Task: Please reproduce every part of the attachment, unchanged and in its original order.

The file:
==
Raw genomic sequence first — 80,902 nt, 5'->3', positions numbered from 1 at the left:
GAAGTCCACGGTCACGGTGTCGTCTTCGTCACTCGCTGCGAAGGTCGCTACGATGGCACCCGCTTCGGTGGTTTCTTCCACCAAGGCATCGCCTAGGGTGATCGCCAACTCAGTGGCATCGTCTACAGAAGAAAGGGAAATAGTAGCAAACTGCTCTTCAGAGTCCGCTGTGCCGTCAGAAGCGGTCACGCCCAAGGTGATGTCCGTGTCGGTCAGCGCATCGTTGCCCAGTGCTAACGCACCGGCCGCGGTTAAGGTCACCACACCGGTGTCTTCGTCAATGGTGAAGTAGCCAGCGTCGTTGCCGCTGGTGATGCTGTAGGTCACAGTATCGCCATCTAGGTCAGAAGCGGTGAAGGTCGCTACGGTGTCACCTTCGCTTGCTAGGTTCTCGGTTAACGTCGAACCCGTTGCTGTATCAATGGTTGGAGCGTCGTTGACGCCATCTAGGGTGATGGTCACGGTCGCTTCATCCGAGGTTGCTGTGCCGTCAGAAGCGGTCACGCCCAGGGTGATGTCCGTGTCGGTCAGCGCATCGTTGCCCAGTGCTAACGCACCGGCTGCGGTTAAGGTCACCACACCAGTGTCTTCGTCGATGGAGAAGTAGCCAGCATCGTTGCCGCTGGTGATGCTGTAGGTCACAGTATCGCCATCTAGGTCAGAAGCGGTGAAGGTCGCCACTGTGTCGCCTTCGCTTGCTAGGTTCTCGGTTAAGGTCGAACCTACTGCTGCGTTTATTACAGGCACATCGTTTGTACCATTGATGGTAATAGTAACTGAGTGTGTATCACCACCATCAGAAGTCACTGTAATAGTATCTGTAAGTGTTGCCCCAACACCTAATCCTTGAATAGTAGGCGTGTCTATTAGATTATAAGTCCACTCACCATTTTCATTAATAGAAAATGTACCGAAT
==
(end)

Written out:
Raw genomic sequence first — 80,902 nt, 5'->3', positions numbered from 1 at the left:
GAAGTCCACGGTCACGGTGTCGTCTTCGTCACTCGCTGCGAAGGTCGCTACGATGGCACCCGCTTCGGTGGTTTCTTCCACCAAGGCATCGCCTAGGGTGATCGCCAACTCAGTGGCATCGTCTACAGAAGAAAGGGAAATAGTAGCAAACTGCTCTTCAGAGTCCGCTGTGCCGTCAGAAGCGGTCACGCCCAAGGTGATGTCCGTGTCGGTCAGCGCATCGTTGCCCAGTGCTAACGCACCGGCCGCGGTTAAGGTCACCACACCGGTGTCTTCGTCAATGGTGAAGTAGCCAGCGTCGTTGCCGCTGGTGATGCTGTAGGTCACAGTATCGCCATCTAGGTCAGAAGCGGTGAAGGTCGCTACGGTGTCACCTTCGCTTGCTAGGTTCTCGGTTAACGTCGAACCCGTTGCTGTATCAATGGTTGGAGCGTCGTTGACGCCATCTAGGGTGATGGTCACGGTCGCTTCATCCGAGGTTGCTGTGCCGTCAGAAGCGGTCACGCCCAGGGTGATGTCCGTGTCGGTCAGCGCATCGTTGCCCAGTGCTAACGCACCGGCTGCGGTTAAGGTCACCACACCAGTGTCTTCGTCGATGGAGAAGTAGCCAGCATCGTTGCCGCTGGTGATGCTGTAGGTCACAGTATCGCCATCTAGGTCAGAAGCGGTGAAGGTCGCCACTGTGTCGCCTTCGCTTGCTAGGTTCTCGGTTAAGGTCGAACCTACTGCTGCGTTTATTACAGGCACATCGTTTGTACCATTGATGGTAATAGTAACTGAGTGTGTATCACCACCATCAGAAGTCACTGTAATAGTATCTGTAAGTGTTGCCCCAACACCTAATCCTTGAATAGTAGGCGTGTCTATTAGATTATAAGTCCACTCACCATTTTCATTAATAGAAAATGTACCGAAT